Dennis Jones is a Jamaican-born international economist, who has lived most of the time in the UK and USA, and latterly in Guinea, west Africa. He moved back to the Caribbean in 2007. This blog contains his observations on life on this small eastern Caribbean island, as well as views on life and issues on a broader landscape, especially the Caribbean and Africa.







**You may contact me by e-mail at livinginbarbados[at]gmail[dot]com**

Wednesday, December 12, 2007

Roads to oblivion

Jamaicans have a very rough approach to driving. On most roads they drive fast whenever possible, loving to ride close behind the vehicle in front waiting to overtake and accelerate towards the next vehicle and start the manoeuvre again. Jamaican males sees cars as extensions of themselves and use them to make statements; this macho way of affirm their maleness is cutting many lives short. Road deaths are very high for a country of some 2 1/2-3 million people, about 300-350 a year. Most accidents involve cars. For the past 15 or so years, the gender breakdown shows that 81 % killed are males and 19 % females. Most of the dead were in their productive years. Children and the elderly have accounted for approximately 30 % of all road traffic accident fatalities over the last five years. Most accidents are due to reckless driving of some sort, and about 1/3 of accidents are found to be due to faulty tyres.

Today, on an otherwise uneventful drive from Mandeville to Kingston and back I saw again why road accidents are plentiful and why deaths are high, though amazingly I saw no dead or injured. First, I saw an articulated truck, jack-knifed on an uphill corner facing into the mountains. I can't even imagine what speed the driver was doing for him to lose control going uphill. Second, a car driving in front of us drove into a parked truck, as the driver appeared unable to see well as he glared into the sun. The rear corner of the truck just pierced the windshield of the car and was inches away from the driver's head. A very lucky escape and thankfully the car had only been moving at about 50 km an hour. Next, another truck had decided to try to reshape a hill and this time it had been "de-cab-itated"; the cab and parts of the chassis were strewn across the road. There was no sign that the driver had been hurt but oil and debris were on the highway.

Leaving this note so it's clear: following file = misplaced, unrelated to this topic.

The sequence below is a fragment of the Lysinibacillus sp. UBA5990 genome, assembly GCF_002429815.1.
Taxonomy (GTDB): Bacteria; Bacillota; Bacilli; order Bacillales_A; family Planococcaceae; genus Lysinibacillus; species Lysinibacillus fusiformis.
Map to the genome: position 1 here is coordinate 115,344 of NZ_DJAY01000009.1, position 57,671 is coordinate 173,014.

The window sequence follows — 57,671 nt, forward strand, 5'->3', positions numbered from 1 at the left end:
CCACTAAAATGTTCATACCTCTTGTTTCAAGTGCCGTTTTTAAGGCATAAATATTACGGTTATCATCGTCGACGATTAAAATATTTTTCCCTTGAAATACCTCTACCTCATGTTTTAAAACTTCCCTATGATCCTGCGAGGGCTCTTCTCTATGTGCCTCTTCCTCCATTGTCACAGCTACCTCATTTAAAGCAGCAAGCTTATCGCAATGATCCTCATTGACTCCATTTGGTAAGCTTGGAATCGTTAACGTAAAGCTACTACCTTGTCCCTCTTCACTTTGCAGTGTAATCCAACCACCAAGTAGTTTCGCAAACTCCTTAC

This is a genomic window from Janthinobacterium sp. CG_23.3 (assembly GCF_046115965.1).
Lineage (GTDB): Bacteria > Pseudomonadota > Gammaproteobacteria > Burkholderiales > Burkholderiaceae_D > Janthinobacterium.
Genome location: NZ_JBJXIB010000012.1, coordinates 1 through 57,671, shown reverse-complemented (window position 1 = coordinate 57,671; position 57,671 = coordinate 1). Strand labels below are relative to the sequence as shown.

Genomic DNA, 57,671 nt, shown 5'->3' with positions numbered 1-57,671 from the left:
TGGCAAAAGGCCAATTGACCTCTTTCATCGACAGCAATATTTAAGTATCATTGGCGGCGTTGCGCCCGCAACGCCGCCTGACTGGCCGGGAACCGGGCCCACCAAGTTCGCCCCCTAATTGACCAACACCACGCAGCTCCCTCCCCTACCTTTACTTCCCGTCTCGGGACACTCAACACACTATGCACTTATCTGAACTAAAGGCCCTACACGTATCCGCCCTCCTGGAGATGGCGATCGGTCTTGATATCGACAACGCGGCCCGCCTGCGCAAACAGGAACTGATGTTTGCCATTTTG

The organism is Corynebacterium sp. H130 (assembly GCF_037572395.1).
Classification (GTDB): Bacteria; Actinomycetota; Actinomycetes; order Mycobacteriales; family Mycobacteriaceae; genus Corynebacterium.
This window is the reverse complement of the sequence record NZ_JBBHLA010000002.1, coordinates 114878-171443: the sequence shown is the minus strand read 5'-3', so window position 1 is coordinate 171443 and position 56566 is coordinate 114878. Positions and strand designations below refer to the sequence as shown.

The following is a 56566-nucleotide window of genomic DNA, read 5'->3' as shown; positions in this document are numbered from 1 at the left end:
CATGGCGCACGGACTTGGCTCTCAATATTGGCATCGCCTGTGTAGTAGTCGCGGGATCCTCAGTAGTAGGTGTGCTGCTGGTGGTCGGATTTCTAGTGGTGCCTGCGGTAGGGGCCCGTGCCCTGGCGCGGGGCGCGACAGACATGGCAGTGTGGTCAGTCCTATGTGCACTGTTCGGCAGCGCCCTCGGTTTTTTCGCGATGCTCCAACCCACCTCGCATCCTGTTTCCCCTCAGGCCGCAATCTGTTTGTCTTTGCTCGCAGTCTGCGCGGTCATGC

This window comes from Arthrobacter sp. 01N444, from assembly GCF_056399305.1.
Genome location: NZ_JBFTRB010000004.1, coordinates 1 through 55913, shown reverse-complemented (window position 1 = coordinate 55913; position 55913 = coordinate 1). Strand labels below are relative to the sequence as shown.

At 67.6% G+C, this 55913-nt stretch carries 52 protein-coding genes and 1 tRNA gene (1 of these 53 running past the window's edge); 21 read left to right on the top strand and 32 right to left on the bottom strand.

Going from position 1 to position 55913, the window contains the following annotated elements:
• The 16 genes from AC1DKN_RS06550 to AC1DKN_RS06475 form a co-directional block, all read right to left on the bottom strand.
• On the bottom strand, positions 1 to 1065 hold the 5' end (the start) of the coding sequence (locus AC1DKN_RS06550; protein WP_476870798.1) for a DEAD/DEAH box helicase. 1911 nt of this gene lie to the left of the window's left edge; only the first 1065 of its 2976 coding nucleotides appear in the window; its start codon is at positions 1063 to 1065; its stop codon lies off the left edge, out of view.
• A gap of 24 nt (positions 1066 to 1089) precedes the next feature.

Road conditions are not good and there is a permanent race that Jamaicans would win if it were an Olympic sport, and that is "patch up" road. Every few months roads are scraped and another thin layer of tar and stones goes on top of marl, waiting for heavy rain and traffic to wash it away again so that the race can restart. It provides good employment opportunities so I don't foresee any government changing soon this seemingly useless band-aid practice.

Road conditions are made more difficult by idiotic road maintenance crews, who seem to have about as much intelligence as a flattened mongoose. Imagine a road jam in the middle of the day on the highway from the capital due in part to patch-up works, but then made worse because the flag person was waving one line of traffic to the right of the work and the other the left. So far alright? But the left side traffic then was headed to a parked steam roller! So the drivers were at a dead end and of course wanted to back up to then join the freer flowing right side. Jamaicans have a way of saying "idiot" that seems onomatopoeic, they say "eejyat". And when an eejyat causes you problems for no reason it's a real saint who does not "cuss them out".

Jamaica launched a "Think before you drive" campaign a short while ago to help reduce the carnage on the roads. Within it a programme for the identification and reconstruction of "collision bad spots" was to be put in place by the National Works Agency, which had identified seven such spots island wide--a very low number. I don't think this "thinking" is making much headway in terms of driving attitudes. My last example from today spells that out. Two minibuses, both filled to bursting with passengers. Each one heading along Highway 2000 (a 2 lane by 2 lane freeway) at well over 100 kms an hour. Each racing side by side trying to overtake cars. Highway 2000 looks like a raceway so why not race on it. Only pure luck saved those nearly 30 passengers from a horrible and stupid tragedy. I can't tell if they were begging the drivers to stop or if the drivers had any notion that what they were doing was verging on kamikaze behaviour. They were also "eejyats".

The need to drive with due care and attention is another area where Jamaicans better wise up fast before they hit another self-destruct button.

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